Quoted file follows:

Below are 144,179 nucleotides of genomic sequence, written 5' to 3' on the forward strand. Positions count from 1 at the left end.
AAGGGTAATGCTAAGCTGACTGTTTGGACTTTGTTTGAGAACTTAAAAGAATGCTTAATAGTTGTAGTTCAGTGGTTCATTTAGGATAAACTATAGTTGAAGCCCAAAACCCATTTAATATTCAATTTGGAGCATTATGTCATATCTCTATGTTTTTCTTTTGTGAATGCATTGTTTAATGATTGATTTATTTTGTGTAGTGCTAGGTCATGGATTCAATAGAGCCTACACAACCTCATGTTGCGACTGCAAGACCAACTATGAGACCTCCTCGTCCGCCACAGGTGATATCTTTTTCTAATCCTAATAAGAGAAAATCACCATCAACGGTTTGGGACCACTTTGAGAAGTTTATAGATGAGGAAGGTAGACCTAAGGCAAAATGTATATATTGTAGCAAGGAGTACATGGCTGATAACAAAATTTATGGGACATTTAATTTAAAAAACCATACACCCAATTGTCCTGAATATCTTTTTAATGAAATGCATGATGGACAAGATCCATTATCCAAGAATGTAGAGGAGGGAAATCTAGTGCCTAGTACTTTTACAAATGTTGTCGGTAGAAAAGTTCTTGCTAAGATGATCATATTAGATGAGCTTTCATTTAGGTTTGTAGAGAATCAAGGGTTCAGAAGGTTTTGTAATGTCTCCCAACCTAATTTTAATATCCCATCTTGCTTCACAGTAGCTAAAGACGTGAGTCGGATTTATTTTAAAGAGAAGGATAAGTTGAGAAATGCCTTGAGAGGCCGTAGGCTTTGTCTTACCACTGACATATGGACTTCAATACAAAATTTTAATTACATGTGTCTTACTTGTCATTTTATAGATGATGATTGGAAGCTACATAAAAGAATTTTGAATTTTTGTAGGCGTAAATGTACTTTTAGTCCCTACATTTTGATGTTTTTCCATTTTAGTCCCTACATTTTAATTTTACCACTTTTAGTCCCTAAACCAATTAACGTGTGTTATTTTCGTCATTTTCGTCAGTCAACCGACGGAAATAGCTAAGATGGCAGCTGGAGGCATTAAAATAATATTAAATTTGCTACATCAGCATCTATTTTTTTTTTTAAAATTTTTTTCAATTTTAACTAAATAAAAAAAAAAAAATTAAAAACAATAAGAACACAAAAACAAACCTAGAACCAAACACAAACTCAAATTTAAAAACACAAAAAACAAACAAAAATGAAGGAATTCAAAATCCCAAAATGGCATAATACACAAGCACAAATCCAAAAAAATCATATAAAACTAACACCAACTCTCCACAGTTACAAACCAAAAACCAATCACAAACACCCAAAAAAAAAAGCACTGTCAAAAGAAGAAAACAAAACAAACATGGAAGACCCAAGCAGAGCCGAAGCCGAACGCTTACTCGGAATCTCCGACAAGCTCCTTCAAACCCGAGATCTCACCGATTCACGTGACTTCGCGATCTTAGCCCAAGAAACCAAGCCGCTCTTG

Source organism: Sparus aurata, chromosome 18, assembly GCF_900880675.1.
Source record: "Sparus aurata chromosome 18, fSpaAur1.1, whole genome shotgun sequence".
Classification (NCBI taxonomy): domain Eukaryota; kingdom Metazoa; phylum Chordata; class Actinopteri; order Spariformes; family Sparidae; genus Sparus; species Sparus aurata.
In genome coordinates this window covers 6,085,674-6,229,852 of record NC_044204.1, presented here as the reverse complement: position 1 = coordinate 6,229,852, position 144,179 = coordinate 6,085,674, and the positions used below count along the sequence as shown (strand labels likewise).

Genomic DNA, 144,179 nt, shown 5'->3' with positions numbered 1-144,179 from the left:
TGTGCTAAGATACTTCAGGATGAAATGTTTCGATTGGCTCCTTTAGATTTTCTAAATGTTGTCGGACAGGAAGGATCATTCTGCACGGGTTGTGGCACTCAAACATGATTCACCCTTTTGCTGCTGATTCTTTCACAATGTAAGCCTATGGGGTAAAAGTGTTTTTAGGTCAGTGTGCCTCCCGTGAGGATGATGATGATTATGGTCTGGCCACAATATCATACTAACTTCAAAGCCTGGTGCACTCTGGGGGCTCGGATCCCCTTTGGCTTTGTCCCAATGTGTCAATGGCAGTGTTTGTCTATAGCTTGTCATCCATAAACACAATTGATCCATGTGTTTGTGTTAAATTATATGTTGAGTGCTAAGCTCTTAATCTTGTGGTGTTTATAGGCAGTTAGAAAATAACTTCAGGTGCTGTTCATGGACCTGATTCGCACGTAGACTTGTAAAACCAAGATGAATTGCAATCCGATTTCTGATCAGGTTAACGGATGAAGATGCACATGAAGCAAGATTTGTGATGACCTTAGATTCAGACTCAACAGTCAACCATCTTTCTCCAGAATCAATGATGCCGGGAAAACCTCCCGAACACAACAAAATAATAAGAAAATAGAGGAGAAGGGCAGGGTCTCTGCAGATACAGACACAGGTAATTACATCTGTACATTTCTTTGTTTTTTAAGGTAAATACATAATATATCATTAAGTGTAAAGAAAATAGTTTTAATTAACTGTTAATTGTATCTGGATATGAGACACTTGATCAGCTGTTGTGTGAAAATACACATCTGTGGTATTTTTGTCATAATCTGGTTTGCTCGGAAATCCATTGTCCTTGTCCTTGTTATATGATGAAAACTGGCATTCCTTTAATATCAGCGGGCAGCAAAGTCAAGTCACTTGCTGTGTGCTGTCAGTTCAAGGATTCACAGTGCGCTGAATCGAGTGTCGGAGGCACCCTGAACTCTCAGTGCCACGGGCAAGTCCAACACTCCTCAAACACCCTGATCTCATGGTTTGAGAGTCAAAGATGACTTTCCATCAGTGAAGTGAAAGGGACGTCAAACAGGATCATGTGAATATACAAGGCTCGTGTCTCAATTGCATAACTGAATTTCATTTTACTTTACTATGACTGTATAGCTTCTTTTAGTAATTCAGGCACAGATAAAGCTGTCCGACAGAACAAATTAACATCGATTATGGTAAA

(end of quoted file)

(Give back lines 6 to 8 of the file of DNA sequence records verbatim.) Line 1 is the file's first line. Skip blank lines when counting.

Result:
In genome coordinates this window covers 6,085,674-6,229,852 of record NC_044204.1, presented here as the reverse complement: position 1 = coordinate 6,229,852, position 144,179 = coordinate 6,085,674, and the positions used below count along the sequence as shown (strand labels likewise).

Genomic DNA, 144,179 nt, shown 5'->3' with positions numbered 1-144,179 from the left:
TGTGCTAAGATACTTCAGGATGAAATGTTTCGATTGGCTCCTTTAGATTTTCTAAATGTTGTCGGACAGGAAGGATCATTCTGCACGGGTTGTGGCACTCAAACATGATTCACCCTTTTGCTGCTGATTCTTTCACAATGTAAGCCTATGGGGTAAAAGTGTTTTTAGGTCAGTGTGCCTCCCGTGAGGATGATGATGATTATGGTCTGGCCACAATATCATACTAACTTCAAAGCCTGGTGCACTCTGGGGGCTCGGATCCCCTTTGGCTTTGTCCCAATGTGTCAATGGCAGTGTTTGTCTATAGCTTGTCATCCATAAACACAATTGATCCATGTGTTTGTGTTAAATTATATGTTGAGTGCTAAGCTCTTAATCTTGTGGTGTTTATAGGCAGTTAGAAAATAACTTCAGGTGCTGTTCATGGACCTGATTCGCACGTAGACTTGTAAAACCAAGATGAATTGCAATCCGATTTCTGATCAGGTTAACGGATGAAGATGCACATGAAGCAAGATTTGTGATGACCTTAGATTCAGACTCAACAGTCAACCATCTTTCTCCAGAATCAATGATGCCGGGAAAACCTCCCGAACACAACAAAATAATAAGAAAATAGAGGAGAAGGGCAGGGTCTCTGCAGATACAGACACAGGTAATTACATCTGTACATTTCTTTGTTTTTTAAGGTAAATACATAATATATCATTAAGTGTAAAGAAAATAGTTTTAATTAACTGTTAATTGTATCTGGATATGAGACACTTGATCAGCTGTTGTGTGAAAATACACATCTGTGGTATTTTTGTCATAATCTGGTTTGCTCGGAAATCCATTGTCCTTGTCCTTGTTATATGATGAAAACTGGCATTCCTTTAATATCAGCGGGCAGCAAAGTCAAGTCACTTGCTGTGTGCTGTCAGTTCAAGGATTCACAGTGCGCTGAATCGAGTGTCGGAGGCACCCTGAACTCTCAGTGCCACGGGCAAGTCCAACACTCCTCAAACACCCTGATCTCATGGTTTGAGAGTCAAAGATGACTTTCCATCAGTGAAGTGAAAGGGACGTCAAACAGGATCATGTGAATATACAAGGCTCGTGTCTCAATTGCATAACTGAATTTCATTTTACTTTACTATGACTGTATAGCTTCTTTTAGTAATTCAGGCACAGATAAAGCTGTCCGACAGAACAAATTAACATCGATTATGGTAAA